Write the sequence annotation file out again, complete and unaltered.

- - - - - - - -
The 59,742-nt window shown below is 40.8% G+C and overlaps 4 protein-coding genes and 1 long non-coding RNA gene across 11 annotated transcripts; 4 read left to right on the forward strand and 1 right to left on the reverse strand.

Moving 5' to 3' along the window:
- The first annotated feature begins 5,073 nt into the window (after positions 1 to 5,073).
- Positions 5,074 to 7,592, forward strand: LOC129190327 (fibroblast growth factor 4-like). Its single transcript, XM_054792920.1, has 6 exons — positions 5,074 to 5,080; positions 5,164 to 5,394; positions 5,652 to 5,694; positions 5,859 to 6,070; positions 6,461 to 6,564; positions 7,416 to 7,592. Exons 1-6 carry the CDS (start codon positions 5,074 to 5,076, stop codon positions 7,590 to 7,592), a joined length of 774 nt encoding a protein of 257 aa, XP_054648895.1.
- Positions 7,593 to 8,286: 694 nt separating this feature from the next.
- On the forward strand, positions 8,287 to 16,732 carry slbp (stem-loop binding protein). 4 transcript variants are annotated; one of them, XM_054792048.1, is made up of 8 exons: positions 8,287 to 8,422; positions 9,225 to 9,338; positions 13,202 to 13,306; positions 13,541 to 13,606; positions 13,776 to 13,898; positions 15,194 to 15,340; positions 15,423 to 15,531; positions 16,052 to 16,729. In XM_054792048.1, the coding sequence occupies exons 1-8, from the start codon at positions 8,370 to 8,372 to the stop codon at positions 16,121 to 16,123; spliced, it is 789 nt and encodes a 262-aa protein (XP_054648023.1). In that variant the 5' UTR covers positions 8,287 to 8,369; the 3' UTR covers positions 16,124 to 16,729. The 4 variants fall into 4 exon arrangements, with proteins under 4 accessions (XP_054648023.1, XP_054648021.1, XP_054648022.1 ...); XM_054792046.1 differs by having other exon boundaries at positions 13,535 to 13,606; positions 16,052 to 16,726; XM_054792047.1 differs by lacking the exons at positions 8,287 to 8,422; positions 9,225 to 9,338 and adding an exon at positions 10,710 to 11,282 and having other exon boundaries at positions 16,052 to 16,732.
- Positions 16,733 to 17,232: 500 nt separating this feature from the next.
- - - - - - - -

The 59,742-nt window shown below is 40.8% G+C and overlaps 4 protein-coding genes and 1 long non-coding RNA gene across 11 annotated transcripts; 4 read left to right on the forward strand and 1 right to left on the reverse strand.

Moving 5' to 3' along the window:
- The first annotated feature begins 5,073 nt into the window (after positions 1 to 5,073).
- Positions 5,074 to 7,592, forward strand: LOC129190327 (fibroblast growth factor 4-like). Its single transcript, XM_054792920.1, has 6 exons — positions 5,074 to 5,080; positions 5,164 to 5,394; positions 5,652 to 5,694; positions 5,859 to 6,070; positions 6,461 to 6,564; positions 7,416 to 7,592. Exons 1-6 carry the CDS (start codon positions 5,074 to 5,076, stop codon positions 7,590 to 7,592), a joined length of 774 nt encoding a protein of 257 aa, XP_054648895.1.
- Positions 7,593 to 8,286: 694 nt separating this feature from the next.
- On the forward strand, positions 8,287 to 16,732 carry slbp (stem-loop binding protein). 4 transcript variants are annotated; one of them, XM_054792048.1, is made up of 8 exons: positions 8,287 to 8,422; positions 9,225 to 9,338; positions 13,202 to 13,306; positions 13,541 to 13,606; positions 13,776 to 13,898; positions 15,194 to 15,340; positions 15,423 to 15,531; positions 16,052 to 16,729. In XM_054792048.1, the coding sequence occupies exons 1-8, from the start codon at positions 8,370 to 8,372 to the stop codon at positions 16,121 to 16,123; spliced, it is 789 nt and encodes a 262-aa protein (XP_054648023.1). In that variant the 5' UTR covers positions 8,287 to 8,369; the 3' UTR covers positions 16,124 to 16,729. The 4 variants fall into 4 exon arrangements, with proteins under 4 accessions (XP_054648023.1, XP_054648021.1, XP_054648022.1 ...); XM_054792046.1 differs by having other exon boundaries at positions 13,535 to 13,606; positions 16,052 to 16,726; XM_054792047.1 differs by lacking the exons at positions 8,287 to 8,422; positions 9,225 to 9,338 and adding an exon at positions 10,710 to 11,282 and having other exon boundaries at positions 16,052 to 16,732.
- Positions 16,733 to 17,232: 500 nt separating this feature from the next.